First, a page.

Back to the Future: Cosmic distance measurements just got better!

Driven by a mysterious dark energy, the expansion of the Universe is accelerating. This increased rate of expansion is one of the most puzzling issues in astronomy in the last two decades. The most promising way to understand the nature of dark energy is to measure the expansion history of the Universe by determining distances to when the Universe was younger. To measure these distances, the Universe provides us with a cosmic yardstick, 500 million light years long, known as baryon acoustic oscillations (BAO). These are sound waves formed in the very early Universe, whose wavelength has been imprinted in the distribution of galaxies. By measuring the BAO on the sky at various cosmic epochs we are measuring the distance to those epochs and therefore mapping the expansion history of the Universe.

The SDSS survey used a sample of luminous red galaxies to detect for the first time the presence of the BAO and measure its angular extent on the sky. The specific size of the BAO is imprinted in the separation of the overdense regions of the Universe in Figure 1. As the Universe evolves with time, these overdense regions will form galaxies. However, the positions of the galaxies are distorted by gravitational interactions between the large overdensities over time as shown in Figure 2. In order to accurately measure the BAO extent at different epochs, we would need to measure the undistorted positions of the galaxies, washed away by gravity.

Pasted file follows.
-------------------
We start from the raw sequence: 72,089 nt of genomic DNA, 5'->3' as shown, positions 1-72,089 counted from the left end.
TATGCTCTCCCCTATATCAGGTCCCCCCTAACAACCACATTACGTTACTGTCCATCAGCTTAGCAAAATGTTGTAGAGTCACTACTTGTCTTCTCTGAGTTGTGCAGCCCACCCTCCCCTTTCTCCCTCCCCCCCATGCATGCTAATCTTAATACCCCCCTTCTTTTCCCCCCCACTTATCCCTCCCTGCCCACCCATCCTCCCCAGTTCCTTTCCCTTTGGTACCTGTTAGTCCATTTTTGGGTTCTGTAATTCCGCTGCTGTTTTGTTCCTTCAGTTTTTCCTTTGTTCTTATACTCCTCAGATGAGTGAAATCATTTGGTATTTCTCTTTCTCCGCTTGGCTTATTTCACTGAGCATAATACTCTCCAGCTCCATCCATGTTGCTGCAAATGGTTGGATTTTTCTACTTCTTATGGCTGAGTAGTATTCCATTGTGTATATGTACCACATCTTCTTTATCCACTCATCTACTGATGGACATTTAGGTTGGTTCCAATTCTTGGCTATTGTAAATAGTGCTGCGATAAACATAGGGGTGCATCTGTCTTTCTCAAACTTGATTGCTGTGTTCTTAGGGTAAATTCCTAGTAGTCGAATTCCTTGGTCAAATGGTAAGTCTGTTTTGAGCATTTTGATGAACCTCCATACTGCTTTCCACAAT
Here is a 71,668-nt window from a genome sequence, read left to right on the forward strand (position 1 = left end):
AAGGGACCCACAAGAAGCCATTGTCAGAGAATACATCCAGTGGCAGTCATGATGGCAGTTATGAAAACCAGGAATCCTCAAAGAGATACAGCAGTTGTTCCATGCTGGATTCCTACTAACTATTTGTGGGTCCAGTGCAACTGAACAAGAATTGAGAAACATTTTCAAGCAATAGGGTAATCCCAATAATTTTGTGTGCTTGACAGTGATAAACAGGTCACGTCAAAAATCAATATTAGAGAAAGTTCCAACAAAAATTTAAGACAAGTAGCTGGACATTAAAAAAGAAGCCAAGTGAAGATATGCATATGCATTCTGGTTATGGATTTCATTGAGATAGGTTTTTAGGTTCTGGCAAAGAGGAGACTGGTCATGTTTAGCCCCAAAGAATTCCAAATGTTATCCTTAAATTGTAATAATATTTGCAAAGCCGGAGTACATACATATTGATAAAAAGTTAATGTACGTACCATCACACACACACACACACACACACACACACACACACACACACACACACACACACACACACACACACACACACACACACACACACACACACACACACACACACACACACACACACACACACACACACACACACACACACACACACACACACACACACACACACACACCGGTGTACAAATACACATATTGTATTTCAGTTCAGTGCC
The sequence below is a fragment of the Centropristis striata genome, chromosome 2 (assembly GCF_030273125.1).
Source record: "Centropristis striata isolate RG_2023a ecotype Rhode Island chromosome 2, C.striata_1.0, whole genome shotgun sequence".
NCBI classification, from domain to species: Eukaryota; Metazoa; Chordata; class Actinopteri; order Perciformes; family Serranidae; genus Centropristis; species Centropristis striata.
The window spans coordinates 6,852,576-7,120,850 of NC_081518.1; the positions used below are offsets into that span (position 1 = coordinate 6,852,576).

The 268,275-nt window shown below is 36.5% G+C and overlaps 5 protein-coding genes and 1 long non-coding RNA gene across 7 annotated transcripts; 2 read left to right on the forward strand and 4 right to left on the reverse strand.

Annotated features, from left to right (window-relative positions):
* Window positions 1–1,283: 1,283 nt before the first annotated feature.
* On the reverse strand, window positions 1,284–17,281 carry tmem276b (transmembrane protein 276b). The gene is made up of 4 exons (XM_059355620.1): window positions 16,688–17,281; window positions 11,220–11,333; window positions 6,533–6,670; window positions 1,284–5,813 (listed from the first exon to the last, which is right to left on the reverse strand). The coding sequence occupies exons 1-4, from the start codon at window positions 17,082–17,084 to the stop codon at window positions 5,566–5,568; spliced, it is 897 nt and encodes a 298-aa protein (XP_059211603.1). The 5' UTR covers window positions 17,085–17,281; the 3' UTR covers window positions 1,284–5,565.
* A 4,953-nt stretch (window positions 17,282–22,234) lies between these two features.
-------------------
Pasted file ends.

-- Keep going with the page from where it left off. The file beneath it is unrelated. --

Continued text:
In a recent series of three papers, a team of SDSS astronomers has applied for the first time a novel technique to estimate the displacement of each galaxy due to gravitational effects, shown as blue arrows in Figure 3. Subtracting these displacements effectively moves the galaxies back in time, thereby undoing a majority of the gravitational distortions and reconstructing the original matter distribution in Figure 4. This reconstruction technique sharpens the focus on our standard ruler and increases the precision of cosmic distance measurements. These results will pave the way for even more precise measurements from the Baryon Oscillation Spectroscopic Survey.

More details can be found at:

The three papers submitted to Monthly Notices of the Royal Astronomical Society are available at: (Padmanabhan et al. 2012 – Methods and application to SDSS) (Xu et al. 2012 – Fitting techniques) (Mehta et al. 2012 – Cosmological measurements and interpretation)

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